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PUBLISHED: 1:55 PM on Wednesday, November 29, 2006
Fast food needn't be slow poison: Try these tips

Courtesy photo
  The popular combo meals at fast-food restaurants - typically including a sandwich, French fries and a beverage - can exceed an entire day's recommended calorie intake.
Stomachs begin to rumble when the clock strikes noon, sending droves of people to fast-food joints to get their fix.

Hamburgers, French fries, burritos and tacos - there are many choices when it comes to grabbing a quick bite to eat for lunch. But are those fast-food meals good for you?

They can be.

"You have to consciously choose to make healthy choices when eating out," said Michelle Pelkey, a registered dietitian.

Pelkey admits it's tough to make healthy decisions when faced with tasty, high-calorie menu items at a restaurant. She recommends limiting eating out to three times a week to keep calories, cholesterol and weight in check.

Dawn Buchite used to eat pizza or hamburgers while on her lunch break from her desk job. Throughout the day, she'd sip Mountain Dew and munch on pastries, candy bars and her favorite, Little Debbie Cosmic Brownies. Buchite said she felt lethargic when she'd return to work from her lunch, so she decided to try eating better.

"I've been eating junk for quite some time. I just felt terrible and thought, 'I've got to do something,'" she said. "I tried the salad and liked how I felt afterward."

During her workday, Buchite snacks on nuts and cheese sticks, keeping an eye on her calorie intake.

Pelkey said that, on average, a woman should eat about 500 calories per meal while a man should average about 700.

The popular combo meals at fast-food restaurants - typically including a sandwich, French fries and a beverage - can exceed an entire day's recommended calorie intake. Increasingly, fast-food restaurants are offering healthier choices - salads, fruit cups, bottled water and baked chips - to accommodate the recent low-calorie, low-carbohydrate craze.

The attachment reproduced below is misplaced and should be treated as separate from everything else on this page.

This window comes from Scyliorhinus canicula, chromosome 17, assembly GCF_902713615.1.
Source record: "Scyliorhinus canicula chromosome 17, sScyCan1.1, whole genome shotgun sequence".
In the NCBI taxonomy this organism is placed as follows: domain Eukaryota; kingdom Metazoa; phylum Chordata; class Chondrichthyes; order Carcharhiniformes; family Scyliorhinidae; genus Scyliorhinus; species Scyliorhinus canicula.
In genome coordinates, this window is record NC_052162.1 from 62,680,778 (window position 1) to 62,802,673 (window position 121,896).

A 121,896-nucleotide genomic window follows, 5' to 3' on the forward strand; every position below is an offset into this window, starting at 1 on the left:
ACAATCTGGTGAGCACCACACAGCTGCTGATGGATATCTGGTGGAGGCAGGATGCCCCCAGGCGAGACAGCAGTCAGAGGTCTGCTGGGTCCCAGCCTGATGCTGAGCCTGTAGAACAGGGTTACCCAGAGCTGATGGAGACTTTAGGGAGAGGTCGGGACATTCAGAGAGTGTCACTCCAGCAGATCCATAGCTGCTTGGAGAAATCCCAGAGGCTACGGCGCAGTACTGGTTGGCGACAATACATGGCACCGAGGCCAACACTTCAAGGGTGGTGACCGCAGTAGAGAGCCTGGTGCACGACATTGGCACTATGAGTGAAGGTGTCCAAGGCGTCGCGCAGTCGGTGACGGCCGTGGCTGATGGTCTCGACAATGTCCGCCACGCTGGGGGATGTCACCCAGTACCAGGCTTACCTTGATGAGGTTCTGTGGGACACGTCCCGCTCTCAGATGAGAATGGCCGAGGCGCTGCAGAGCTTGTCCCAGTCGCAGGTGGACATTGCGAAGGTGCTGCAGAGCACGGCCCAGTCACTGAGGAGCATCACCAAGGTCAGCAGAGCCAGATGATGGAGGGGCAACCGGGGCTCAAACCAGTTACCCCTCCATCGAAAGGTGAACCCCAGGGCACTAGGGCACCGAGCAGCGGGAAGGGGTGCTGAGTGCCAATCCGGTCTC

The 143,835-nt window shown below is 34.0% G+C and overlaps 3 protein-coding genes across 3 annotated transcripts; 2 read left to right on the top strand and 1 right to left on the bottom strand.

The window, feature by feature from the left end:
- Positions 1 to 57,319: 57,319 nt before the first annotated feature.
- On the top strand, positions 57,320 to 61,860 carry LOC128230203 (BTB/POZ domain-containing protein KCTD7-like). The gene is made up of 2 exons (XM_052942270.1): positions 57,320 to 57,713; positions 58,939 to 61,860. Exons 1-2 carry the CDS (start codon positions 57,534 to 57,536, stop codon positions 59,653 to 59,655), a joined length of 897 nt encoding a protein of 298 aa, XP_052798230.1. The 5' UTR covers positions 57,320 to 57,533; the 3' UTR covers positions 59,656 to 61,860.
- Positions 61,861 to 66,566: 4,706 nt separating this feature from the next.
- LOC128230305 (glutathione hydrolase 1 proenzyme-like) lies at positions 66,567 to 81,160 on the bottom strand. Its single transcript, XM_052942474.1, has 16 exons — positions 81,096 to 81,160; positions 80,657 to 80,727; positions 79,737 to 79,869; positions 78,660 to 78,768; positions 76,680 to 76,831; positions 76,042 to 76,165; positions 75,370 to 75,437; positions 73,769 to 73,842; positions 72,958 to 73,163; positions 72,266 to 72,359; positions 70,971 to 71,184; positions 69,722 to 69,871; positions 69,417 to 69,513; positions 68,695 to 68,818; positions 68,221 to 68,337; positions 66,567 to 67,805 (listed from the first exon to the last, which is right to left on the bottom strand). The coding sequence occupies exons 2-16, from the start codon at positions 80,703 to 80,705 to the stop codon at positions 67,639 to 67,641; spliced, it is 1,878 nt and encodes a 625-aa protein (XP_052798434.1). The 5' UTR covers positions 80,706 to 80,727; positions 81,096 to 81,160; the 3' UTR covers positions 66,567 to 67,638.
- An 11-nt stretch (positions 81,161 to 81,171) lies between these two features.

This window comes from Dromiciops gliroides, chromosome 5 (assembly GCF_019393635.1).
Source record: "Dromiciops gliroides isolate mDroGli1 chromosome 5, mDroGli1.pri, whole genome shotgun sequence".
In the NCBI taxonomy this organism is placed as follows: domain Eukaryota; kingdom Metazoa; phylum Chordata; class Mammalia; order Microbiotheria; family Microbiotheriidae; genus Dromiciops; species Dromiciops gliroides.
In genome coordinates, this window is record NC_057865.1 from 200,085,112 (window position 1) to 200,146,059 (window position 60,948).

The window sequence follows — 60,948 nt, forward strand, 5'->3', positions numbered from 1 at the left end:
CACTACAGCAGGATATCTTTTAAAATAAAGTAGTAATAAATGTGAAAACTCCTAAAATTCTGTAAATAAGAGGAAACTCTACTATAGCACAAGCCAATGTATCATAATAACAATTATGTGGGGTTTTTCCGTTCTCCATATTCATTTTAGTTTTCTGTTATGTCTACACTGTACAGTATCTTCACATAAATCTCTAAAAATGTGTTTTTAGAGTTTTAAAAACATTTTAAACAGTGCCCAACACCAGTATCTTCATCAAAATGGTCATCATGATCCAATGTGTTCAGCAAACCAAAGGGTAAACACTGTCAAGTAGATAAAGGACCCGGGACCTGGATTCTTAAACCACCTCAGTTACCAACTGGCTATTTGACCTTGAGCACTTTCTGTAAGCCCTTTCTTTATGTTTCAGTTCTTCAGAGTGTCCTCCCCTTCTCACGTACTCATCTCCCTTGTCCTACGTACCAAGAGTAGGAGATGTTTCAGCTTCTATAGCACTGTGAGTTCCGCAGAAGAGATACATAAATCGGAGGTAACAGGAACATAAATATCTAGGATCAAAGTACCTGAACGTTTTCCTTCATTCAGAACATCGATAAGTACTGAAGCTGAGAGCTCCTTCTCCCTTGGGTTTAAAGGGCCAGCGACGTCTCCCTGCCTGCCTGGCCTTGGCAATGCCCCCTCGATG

Pelkey offered some tips for keeping within nutritional guidelines while eating at fast-food restaurants.

• Eat lean meat sandwiches, chicken or turkey, on whole grain bread.

• When eating a taco, don't add sour cream or guacamole. Try adding just salsa.

• Instead of putting mayonnaise on a sandwich, try avocado.

• Get fresh fruit or yogurt instead of fries to accompany your sandwich.

• Drink diet soda, water, skim milk or other sugar-free beverages. Drinking regular soda "adds so many calories for absolutely zero nutritional benefit," Pelkey said.

• Eat kid's meals instead of regular combo meals.

• Avoid fried foods. Take the skin off fried chicken before eating it.

• Always ask for gravy, sauce or salad dressing on the side. "A tablespoon of salad dressing can be more calories than an entire meal," Pelkey said.

• Order thin-crust pizza with half the cheese. Add toppings like ham, chicken or vegetables.

• Add pretzels to meals instead of chips or cookies.

• Eat slowly so you notice when you're full.

Because food portion sizes in restaurants have gotten larger, people eat more than they normally would, Pelkey said. Asking for a to-go box right away and leaving one serving of food on the plate is a tip Pelkey practices herself.

"If there's more food in front of you, you'll eat more," she said.

Skipping meals is a common mistake people make when they're trying to lose weight. Pelkey said people who skip breakfast or lunch tend to eat more for supper and keep snacking during the evening until bedtime.

"It's better to eat more at lunch than end up junking out later," she said.

Pelkey recommends taking the time to eat right, sometimes even planning meals the day before and bringing balanced meals from home.

"Pick some days to eat out. Don't always go to places where you'll be tempted to eat unhealthy," she said.


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